Nikki in New Zealand – John Forrest on the 2015 Vintage

The 2015 vintage – what they say, well, John Forrest in particular!

We’d already heard as early as Christmas, back in the UK, that New Zealand was having an unusually dry, hot summer. In Marlborough there had been no rain since the end of November. The vineyards nearly all have irrigation lines set up – you need them in particular for when the vines are very young and need to get established. However, come early February, the council had put a water ban in place for crops, for 12 days … and the wineries were a tad worried.

view top forrest

Marlborough enjoyed weeks and weeks of glorious sunshine from the end of November through to 7th April

When I returned in March, there had still been no rain … lovely concentrated grapes, but there is a fine line when the vines just say that’s enough, and go into shutdown mode. Then ripening comes to a halt. The lack of water was the same all over Marlborough, but the ripening schedule was different over the different subregions – Southern Vales, Northlands, Awatare and so on.

So overall, yields are way down. About 50% lower than in 2014, a very big year, and about 30% down on normal production levels. That’s due to, firstly, rain at flowering time, then this hot, dry summer. An early vintage never came about as everyone was waiting for full phenolic ripeness.

Talking to John Forrest, he was saying the Pinot Noir looked as though it was fully mature, but tasting the berries the flavour simply wasn’t there … until just a few days before they finally harvested, then suddenly it seemed to click into place. The same for a good number of varieties – it’s just getting everything in balance – flavour, with acidity, texture and sugar levels … a tricky balancing act.

John’s highlights of 2015
I asked John what vats he was particularly excited about. “The Grüner Veltliner – I didn’t need to know which tanks they were, I could smell a strong white pepper smell as soon as I was near them in the winery.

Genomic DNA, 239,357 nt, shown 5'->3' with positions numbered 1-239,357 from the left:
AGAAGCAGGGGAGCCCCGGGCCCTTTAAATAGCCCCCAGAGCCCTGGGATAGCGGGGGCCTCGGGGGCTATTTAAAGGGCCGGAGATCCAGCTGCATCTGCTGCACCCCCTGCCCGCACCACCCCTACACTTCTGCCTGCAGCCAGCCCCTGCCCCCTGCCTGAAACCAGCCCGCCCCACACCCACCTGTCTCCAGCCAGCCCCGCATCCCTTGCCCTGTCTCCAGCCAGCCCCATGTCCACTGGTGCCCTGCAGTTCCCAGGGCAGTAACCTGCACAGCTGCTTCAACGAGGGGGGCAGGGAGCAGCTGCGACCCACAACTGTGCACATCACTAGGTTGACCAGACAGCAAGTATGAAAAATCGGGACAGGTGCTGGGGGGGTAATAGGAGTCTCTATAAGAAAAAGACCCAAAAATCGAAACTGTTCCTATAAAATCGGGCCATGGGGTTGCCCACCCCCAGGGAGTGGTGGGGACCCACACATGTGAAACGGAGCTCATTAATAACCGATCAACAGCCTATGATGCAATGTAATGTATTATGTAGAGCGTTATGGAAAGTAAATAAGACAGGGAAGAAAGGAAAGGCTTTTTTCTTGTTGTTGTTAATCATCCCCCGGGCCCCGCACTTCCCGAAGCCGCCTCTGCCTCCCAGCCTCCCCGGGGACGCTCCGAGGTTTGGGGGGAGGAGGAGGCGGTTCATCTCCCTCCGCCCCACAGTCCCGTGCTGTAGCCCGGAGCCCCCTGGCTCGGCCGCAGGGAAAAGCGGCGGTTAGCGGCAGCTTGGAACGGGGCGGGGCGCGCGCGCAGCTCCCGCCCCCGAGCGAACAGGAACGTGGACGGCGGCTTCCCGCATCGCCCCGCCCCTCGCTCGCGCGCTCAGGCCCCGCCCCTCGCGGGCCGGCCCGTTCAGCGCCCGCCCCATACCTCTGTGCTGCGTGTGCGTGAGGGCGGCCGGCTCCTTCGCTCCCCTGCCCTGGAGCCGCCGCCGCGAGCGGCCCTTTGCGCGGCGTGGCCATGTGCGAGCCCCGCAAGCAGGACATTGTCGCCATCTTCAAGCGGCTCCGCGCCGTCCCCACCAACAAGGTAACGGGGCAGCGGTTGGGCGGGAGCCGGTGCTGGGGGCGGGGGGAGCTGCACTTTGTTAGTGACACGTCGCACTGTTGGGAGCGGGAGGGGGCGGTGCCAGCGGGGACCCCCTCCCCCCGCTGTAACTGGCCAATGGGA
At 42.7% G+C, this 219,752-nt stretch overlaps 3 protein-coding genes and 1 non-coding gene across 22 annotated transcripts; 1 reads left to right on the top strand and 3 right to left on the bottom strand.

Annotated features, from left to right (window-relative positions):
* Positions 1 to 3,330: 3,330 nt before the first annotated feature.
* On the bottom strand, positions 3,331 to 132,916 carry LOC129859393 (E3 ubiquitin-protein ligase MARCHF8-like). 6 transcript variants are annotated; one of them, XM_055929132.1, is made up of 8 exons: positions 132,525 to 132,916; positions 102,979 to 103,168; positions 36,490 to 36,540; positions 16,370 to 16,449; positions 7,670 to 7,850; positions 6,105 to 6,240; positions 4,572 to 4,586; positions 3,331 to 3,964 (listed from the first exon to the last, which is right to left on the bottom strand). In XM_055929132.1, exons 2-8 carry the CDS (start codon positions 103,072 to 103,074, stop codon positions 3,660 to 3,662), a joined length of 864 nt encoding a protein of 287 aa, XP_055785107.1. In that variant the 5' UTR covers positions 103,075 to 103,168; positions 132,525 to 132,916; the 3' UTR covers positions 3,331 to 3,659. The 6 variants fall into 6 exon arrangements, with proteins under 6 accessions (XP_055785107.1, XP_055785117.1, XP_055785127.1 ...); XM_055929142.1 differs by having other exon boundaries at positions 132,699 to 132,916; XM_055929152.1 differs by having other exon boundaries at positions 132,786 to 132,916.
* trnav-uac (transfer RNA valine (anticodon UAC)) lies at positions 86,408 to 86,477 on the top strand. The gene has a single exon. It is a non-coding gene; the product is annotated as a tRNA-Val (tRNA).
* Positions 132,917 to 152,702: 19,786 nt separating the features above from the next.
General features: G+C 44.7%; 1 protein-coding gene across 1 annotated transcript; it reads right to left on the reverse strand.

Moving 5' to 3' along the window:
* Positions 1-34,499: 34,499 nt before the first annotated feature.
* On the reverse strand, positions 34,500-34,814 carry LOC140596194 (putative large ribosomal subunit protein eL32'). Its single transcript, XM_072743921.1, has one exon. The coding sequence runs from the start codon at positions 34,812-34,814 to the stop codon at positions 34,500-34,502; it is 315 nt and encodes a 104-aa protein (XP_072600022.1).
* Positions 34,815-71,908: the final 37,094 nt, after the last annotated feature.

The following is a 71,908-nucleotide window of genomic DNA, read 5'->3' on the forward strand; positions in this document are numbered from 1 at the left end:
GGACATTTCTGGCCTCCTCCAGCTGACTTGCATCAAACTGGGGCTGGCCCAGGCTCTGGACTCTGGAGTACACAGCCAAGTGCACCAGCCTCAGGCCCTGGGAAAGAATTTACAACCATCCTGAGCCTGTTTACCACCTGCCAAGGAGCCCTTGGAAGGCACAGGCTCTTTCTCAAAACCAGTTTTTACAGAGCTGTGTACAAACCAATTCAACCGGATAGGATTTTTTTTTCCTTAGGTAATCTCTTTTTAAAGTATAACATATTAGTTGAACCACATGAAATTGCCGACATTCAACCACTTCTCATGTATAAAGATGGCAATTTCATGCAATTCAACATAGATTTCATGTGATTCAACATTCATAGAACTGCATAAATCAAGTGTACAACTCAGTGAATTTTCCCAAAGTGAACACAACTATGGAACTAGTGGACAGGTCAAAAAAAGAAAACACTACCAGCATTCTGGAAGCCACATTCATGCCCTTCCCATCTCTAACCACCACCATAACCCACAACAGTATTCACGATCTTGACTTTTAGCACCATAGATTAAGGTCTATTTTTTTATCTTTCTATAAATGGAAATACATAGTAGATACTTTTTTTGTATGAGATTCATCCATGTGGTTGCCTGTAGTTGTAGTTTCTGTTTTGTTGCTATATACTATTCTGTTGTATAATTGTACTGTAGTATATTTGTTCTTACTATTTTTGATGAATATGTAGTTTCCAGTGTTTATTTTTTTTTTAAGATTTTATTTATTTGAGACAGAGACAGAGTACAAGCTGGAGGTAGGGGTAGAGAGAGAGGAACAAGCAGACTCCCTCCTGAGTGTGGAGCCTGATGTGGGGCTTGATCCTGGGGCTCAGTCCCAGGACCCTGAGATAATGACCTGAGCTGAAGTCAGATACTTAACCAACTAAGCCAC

grapes brancott

The ground is extremely parched, here in the high Brancott vineyard

Chardonnay has been good and is sitting happily in the new oak fuders that he is very excited about. Ultimately, John wants to use them for ageing the Riesling to give them texture, but no oak flavour, so he needs to ‘break them in’ with some other varieties first.


Beth taking a moment with the beautiful new oak fuders from Germany – is it Gretl, Liesl, Hans Wolfgang or Arnie – each has a name!

The Albariño was tasting phenomenal on the vine and he’s hoping very much that that translates into great wine. The sample we had today, part through ferment, sang of almond kernel and apricot. His first year from these young vines, he’s modelling the wine on Spain’s Rias Baixas style and is very excited. The vines are planted on his best Brancott vineyard, so he has high hopes.

Chenin Blanc from the stony home vineyard and also from Brancott had lovely definition of bright, citrus notes and good acidity, and the Riesling – “all lemon curd and minerality” should be knockout, as long as the acidity is there, too.

Petit Manseng suffered a little powdery mildew late on, so John sent in the ‘troops’ to handpick the good bunches and sorted that problem out and it’s showing some delicious, ripe tropical fruit. Pinot Noir has a lovely deep colour, hopefully the same on flavour. Arneis grapes didn’t sing particularly tasted from the vine but today’s sample was distinctly pear, apple and apricot.

Did I forget the Sauvignon? It’s showing well, particularly the fruit from the very stony riverbed soils. Flavours went from strong citrus, elderflower and an almost salty minerality to an amazing exotic spice, just like Christmas. Wow!

Still, it’s early days, with many wines not yet through ferment. It’ll be interesting to see how each develops.

And Tuesday 7th April, the winery received 170 tonnes of fruit in one day – that is a record, beating even 2014.

grape skin stalk

Lots of stalks and pips left over in the crates after the biggest day of grape receival in Forrest Wines’ history – a massive 170 tonnes

No wonder there were so many big crates of skins and stalks. They’ll start fermenting soon and will be taken by a local farmer to be fed to the pigs. What happy pigs!

Laithwaites Wine

About Laithwaites Wine

Started in 1969, Laithwaite's Wine is still owned and run by Tony and Barbara Laithwaite and their family. We take around 40,000 wines each year to find just 800 that are good enough for our customers and are suitable for every occasion from everyday wines for dinner to celebration sparkling.

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